Taming the Winter Hair – Tips from Joey Noufal
Static Electricity! Split Ends! Hat Hair! The banes of winter weather. When the weather turns from humid and damp to dry and cold, your hair can suffer because of the lack of moisture from dry air both inside and out. So what’s a girl to do?
According to Joey Noufal, owner of Noufal HairColor Salon in Tysons, VA there’s hope. Here are some tips he offers for tackling the winter hair blues.
When static electricity causes your hair to fly, use a fabric dryer sheet to tame flyaways. Hairspray will also help restore your style.
In winter, you may not need to wash your hair as often. “If you have a semi-oily scalp, you can wash every other day, if your scalp is dry, wash every three days,” Noufal advised. “When working out and perspiring, rinse the salts and toxins out of your hair—as you wouldn’t leave the sweat on your body, don’t leave it on your scalp.”
“To put moisture back into the hair, you need oil,” Noufal said, and recommends his Noufal Infusion Oil for deep conditioning that can be applied in the salon or purchased for home use. Mixed with a masque, applied and heated, the oil infusion sinks deep into the hair itself, creating soft and manageable hair. For once- or twice-a-week conditioning, try mixing ½ teaspoon of coconut oil (or grapeseed oil) into 2 teaspoons of your conditioner, heating for 30 seconds in the microwave before applying.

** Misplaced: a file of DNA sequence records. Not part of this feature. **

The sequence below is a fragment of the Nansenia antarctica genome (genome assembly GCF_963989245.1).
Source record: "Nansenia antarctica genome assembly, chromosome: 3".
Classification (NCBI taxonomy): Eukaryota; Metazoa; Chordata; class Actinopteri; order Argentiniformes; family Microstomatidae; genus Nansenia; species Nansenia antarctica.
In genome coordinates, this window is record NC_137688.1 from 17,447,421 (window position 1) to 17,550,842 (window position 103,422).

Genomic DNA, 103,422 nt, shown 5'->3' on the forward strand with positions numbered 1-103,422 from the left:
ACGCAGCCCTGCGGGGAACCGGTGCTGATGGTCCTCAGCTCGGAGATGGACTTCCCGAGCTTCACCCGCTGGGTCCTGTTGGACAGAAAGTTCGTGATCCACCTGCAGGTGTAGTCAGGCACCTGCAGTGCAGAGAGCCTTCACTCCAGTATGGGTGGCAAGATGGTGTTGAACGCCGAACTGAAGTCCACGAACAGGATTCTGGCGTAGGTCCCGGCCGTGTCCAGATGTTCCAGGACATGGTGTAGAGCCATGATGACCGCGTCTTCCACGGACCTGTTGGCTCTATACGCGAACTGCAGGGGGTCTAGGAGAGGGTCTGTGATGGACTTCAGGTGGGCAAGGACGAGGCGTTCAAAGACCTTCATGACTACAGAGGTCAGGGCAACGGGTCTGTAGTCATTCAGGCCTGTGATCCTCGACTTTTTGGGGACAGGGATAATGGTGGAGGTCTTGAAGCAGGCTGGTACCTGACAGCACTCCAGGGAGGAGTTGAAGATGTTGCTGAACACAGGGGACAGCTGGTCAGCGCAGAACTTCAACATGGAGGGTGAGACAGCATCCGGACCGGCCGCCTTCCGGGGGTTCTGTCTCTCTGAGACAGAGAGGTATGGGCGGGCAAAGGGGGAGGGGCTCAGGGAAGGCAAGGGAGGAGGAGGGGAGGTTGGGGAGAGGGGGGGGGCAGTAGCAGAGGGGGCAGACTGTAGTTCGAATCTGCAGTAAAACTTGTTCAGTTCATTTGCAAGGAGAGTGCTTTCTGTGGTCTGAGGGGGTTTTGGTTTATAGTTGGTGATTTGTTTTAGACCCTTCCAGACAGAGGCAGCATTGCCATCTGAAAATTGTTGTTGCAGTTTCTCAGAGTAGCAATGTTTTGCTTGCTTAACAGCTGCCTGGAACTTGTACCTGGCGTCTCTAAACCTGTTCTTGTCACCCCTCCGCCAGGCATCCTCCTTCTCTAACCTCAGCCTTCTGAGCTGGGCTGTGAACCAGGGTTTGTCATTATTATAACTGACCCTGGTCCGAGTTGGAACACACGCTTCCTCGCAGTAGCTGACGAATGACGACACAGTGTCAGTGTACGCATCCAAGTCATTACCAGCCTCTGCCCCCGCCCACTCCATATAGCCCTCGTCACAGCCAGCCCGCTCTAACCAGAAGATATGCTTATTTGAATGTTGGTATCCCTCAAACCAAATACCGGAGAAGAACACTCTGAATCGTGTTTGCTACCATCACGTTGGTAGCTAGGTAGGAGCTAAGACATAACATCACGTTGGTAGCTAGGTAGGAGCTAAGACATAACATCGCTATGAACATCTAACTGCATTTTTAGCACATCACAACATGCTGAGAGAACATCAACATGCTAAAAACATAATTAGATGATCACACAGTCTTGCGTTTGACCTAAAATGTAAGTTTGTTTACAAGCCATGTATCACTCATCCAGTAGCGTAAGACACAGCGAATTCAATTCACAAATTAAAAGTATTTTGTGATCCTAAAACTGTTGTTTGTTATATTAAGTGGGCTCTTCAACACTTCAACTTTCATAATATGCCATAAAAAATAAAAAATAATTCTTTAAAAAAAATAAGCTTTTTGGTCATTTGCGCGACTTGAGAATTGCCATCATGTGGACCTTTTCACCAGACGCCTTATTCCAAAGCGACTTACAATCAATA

Limit the time heat is applied. Before drying, towel-blot hair to remove excess moisture. Be sure hair is dry before going outside into the cold air, as frigid temperatures can make hair brittle.
“If your scalp is dry and flaky due to the weather, it does not mean you have dandruff,” Noufal explained. He recommends Healthy Hair shampoo by J Beverly Hills that includes Tea Tree Oil. “Use it once or twice a week, but not every day.” If the scalp is severely dry and nothing else works, he offers this home remedy: mix vinegar into your conditioner. Measure 1 teaspoon of vinegar to 2 tablespoons of your conditioner, work into scalp, let it sit for 10 minutes, and shampoo out. Use this remedy two times a week for two months, then reduce the frequency to twice monthly.
Since your hair is dryer, you are more likely to get split ends. Keep them from progressing up the hair shaft with regular trims scheduled every six to eight weeks.
Massage the scalp with a hairbrush for about 30 seconds to one minute just after washing it to stimulate blood flow. Avoid overbrushing when wet, which can cause split ends due to hair’s elasticity becoming stretched. Rather than boar bristle brushes that can pull on hair excessively, switch to nylon or metal brushes.
Alas, there’s not much we can do about hat hair. Just enjoy the winter weather and look forward to spring!
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